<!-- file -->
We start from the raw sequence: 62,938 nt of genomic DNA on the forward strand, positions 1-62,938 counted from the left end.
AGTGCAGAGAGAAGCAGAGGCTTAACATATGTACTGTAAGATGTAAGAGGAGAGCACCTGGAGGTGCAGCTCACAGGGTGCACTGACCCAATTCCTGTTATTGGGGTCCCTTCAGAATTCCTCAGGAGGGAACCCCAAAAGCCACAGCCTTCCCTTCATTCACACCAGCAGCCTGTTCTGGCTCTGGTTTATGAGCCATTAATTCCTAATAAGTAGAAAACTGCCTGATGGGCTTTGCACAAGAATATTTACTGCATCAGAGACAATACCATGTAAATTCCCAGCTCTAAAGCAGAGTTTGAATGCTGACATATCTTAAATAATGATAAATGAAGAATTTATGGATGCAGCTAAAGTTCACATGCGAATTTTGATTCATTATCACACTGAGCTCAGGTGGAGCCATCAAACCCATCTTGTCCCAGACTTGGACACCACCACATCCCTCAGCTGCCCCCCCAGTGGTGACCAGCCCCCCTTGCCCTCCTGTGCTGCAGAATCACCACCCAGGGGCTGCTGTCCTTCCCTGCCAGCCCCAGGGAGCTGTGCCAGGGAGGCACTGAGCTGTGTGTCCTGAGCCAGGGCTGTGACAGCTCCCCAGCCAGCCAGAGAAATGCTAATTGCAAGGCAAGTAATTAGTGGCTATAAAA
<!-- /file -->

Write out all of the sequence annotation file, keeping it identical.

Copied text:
We start from the raw sequence: 62,938 nt of genomic DNA on the forward strand, positions 1-62,938 counted from the left end.
AGTGCAGAGAGAAGCAGAGGCTTAACATATGTACTGTAAGATGTAAGAGGAGAGCACCTGGAGGTGCAGCTCACAGGGTGCACTGACCCAATTCCTGTTATTGGGGTCCCTTCAGAATTCCTCAGGAGGGAACCCCAAAAGCCACAGCCTTCCCTTCATTCACACCAGCAGCCTGTTCTGGCTCTGGTTTATGAGCCATTAATTCCTAATAAGTAGAAAACTGCCTGATGGGCTTTGCACAAGAATATTTACTGCATCAGAGACAATACCATGTAAATTCCCAGCTCTAAAGCAGAGTTTGAATGCTGACATATCTTAAATAATGATAAATGAAGAATTTATGGATGCAGCTAAAGTTCACATGCGAATTTTGATTCATTATCACACTGAGCTCAGGTGGAGCCATCAAACCCATCTTGTCCCAGACTTGGACACCACCACATCCCTCAGCTGCCCCCCCAGTGGTGACCAGCCCCCCTTGCCCTCCTGTGCTGCAGAATCACCACCCAGGGGCTGCTGTCCTTCCCTGCCAGCCCCAGGGAGCTGTGCCAGGGAGGCACTGAGCTGTGTGTCCTGAGCCAGGGCTGTGACAGCTCCCCAGCCAGCCAGAGAAATGCTAATTGCAAGGCAAGTAATTAGTGGCTATAAAA